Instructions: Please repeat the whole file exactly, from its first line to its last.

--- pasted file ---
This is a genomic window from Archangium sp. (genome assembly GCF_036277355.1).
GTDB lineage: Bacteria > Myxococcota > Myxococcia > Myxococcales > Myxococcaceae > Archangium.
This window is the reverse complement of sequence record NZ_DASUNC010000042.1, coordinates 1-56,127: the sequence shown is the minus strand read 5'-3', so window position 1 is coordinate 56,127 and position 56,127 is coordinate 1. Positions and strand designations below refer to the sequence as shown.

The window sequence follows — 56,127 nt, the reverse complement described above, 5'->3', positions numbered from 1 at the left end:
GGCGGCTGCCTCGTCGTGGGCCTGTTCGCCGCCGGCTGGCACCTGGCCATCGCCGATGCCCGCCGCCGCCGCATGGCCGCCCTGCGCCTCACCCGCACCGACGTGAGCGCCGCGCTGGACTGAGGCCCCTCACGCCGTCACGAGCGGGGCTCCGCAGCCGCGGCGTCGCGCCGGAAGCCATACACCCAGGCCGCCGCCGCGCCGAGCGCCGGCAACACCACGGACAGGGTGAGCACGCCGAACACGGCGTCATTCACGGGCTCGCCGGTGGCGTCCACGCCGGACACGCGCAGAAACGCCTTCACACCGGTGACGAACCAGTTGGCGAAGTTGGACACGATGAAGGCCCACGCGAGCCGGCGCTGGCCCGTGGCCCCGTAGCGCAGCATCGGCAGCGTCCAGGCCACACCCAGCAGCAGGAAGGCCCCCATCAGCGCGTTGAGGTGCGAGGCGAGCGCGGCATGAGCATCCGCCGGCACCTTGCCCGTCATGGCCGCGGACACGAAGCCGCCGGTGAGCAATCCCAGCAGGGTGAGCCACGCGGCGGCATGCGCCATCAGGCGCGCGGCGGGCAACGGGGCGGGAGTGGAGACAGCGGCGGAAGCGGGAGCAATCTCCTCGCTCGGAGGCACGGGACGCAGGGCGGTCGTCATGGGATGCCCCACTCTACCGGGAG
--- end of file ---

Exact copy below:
This is a genomic window from Archangium sp. (genome assembly GCF_036277355.1).
GTDB lineage: Bacteria > Myxococcota > Myxococcia > Myxococcales > Myxococcaceae > Archangium.
This window is the reverse complement of sequence record NZ_DASUNC010000042.1, coordinates 1-56,127: the sequence shown is the minus strand read 5'-3', so window position 1 is coordinate 56,127 and position 56,127 is coordinate 1. Positions and strand designations below refer to the sequence as shown.

The window sequence follows — 56,127 nt, the reverse complement described above, 5'->3', positions numbered from 1 at the left end:
GGCGGCTGCCTCGTCGTGGGCCTGTTCGCCGCCGGCTGGCACCTGGCCATCGCCGATGCCCGCCGCCGCCGCATGGCCGCCCTGCGCCTCACCCGCACCGACGTGAGCGCCGCGCTGGACTGAGGCCCCTCACGCCGTCACGAGCGGGGCTCCGCAGCCGCGGCGTCGCGCCGGAAGCCATACACCCAGGCCGCCGCCGCGCCGAGCGCCGGCAACACCACGGACAGGGTGAGCACGCCGAACACGGCGTCATTCACGGGCTCGCCGGTGGCGTCCACGCCGGACACGCGCAGAAACGCCTTCACACCGGTGACGAACCAGTTGGCGAAGTTGGACACGATGAAGGCCCACGCGAGCCGGCGCTGGCCCGTGGCCCCGTAGCGCAGCATCGGCAGCGTCCAGGCCACACCCAGCAGCAGGAAGGCCCCCATCAGCGCGTTGAGGTGCGAGGCGAGCGCGGCATGAGCATCCGCCGGCACCTTGCCCGTCATGGCCGCGGACACGAAGCCGCCGGTGAGCAATCCCAGCAGGGTGAGCCACGCGGCGGCATGCGCCATCAGGCGCGCGGCGGGCAACGGGGCGGGAGTGGAGACAGCGGCGGAAGCGGGAGCAATCTCCTCGCTCGGAGGCACGGGACGCAGGGCGGTCGTCATGGGATGCCCCACTCTACCGGGAG